Reporting from Jakarta, Indonesia
For years, James Castle has been Mr. Indonesia, a well-known Western face here promoting the world's most populous Muslim nation as a sensible international investment destination.
The graying, bespectacled American met with presidents and generals, his CastleAsia consulting firm guiding outside investors with advice about political risk and economic trends.
On Friday, as deadly bombs ripped through two luxury Jakarta hotels, Castle saw firsthand the dark side of doing business in a nation torn by political and religious strife.
His firm was holding its weekly breakfast round table at the J.W. Marriott Hotel when a suicide bomber detonated an explosive device packed with nails, authorities say. The blast killed one New Zealander attending the breakfast and injured several others, including Castle.
No group has taken responsibility for the twin attacks, which killed at least eight people. The investigation is focusing on Noordin Mohammad Top, a bomb maker and leader of a splinter group of the Jemaah Islamiyah network, which has links to Al Qaeda.
Experts said Saturday it was unlikely that Castle's gathering of foreigners was the target of the explosion.
"This was a terrible coincidence," said Wahyu Muryadi, executive editor of Tempo, a weekly magazine here. "It was a matter of being at the wrong place at the wrong time."
But others say the attack on the high-rise Marriott and Ritz-Carlton hotels was designed as a warning to foreigners. The Marriott was the target of a car bomb in 2003 that killed 12.
"It's an iconic landmark that represents American ownership," said Sidney Jones, a Jakarta-based terrorism expert. "Hitting the Marriott strikes at U.S. business interests."
On Saturday, much remained unclear about the attack. Investigators think the two suicide bombers stayed at the Marriott and carried in the ingredients of their explosives one piece at a time to avoid detection.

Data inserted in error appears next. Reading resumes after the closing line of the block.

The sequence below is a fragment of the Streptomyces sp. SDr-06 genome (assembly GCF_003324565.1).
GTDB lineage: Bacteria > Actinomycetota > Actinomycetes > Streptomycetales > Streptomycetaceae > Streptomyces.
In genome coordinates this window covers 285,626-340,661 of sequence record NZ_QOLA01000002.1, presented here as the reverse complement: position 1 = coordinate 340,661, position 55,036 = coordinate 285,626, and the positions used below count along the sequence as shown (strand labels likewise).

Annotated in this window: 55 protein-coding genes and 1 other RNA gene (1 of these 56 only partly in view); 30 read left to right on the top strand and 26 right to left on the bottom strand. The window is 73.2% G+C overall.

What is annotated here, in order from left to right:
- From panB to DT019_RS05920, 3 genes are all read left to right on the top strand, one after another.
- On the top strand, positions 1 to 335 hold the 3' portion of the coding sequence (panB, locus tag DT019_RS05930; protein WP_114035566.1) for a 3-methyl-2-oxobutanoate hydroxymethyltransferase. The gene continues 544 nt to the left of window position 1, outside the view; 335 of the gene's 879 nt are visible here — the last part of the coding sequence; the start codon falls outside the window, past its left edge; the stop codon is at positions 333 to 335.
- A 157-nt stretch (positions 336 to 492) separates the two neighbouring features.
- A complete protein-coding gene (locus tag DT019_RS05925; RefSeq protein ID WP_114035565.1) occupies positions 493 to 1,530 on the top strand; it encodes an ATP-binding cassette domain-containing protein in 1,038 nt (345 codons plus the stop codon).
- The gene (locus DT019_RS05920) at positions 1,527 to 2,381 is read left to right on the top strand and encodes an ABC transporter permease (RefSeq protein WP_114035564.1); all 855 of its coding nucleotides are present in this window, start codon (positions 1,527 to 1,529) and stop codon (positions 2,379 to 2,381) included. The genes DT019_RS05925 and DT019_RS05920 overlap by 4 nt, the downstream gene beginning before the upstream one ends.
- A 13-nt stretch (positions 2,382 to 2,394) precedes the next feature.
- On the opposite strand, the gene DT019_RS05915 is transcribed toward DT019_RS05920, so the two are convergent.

The bombs struck at the height of the busy Friday morning business rush, one day before the Manchester United soccer team was scheduled to check in to the hotel.
Asian terrorism experts said it was unclear whether the attackers figured the arrival of the Western soccer team in their calculations. "If it was Noordin Mohammad Top, he is Western-educated and would have seen the significance of the soccer team's arrival," said Maria Ressa, author of the 2003 book "Seeds of Terror," about the search for Al Qaeda hide-outs.
"If it isn't him and is the work of some other operatives, perhaps they're not as in touch with the Western world as we would expect."
Either way, Jones said the bomb still hit its target.
"These attacks are not always about the body count," she said. "These people were successful in grabbing the world's attention."
Jones said the sophisticated feat of detonating a pair of bombs within two minutes of each other despite heightened hotel security no doubt took months of planning.
She discounted reports that the bombings were connected to the hundreds of Jemaah Islamiyah rebels recently released from custody in Indonesia, Malaysia and Singapore.
"I'm not sure that group contains a likely group of suspects," she said. "Very few have been directly involved in bombings -- more so peripheral jobs as couriers or hiding fugitives.
"Many former prisoners have been co-opted by police and were not willing to risk the profit of that cooperation. Maybe five or six represented a serious risk of returning to violence, and the authorities had many of those under surveillance."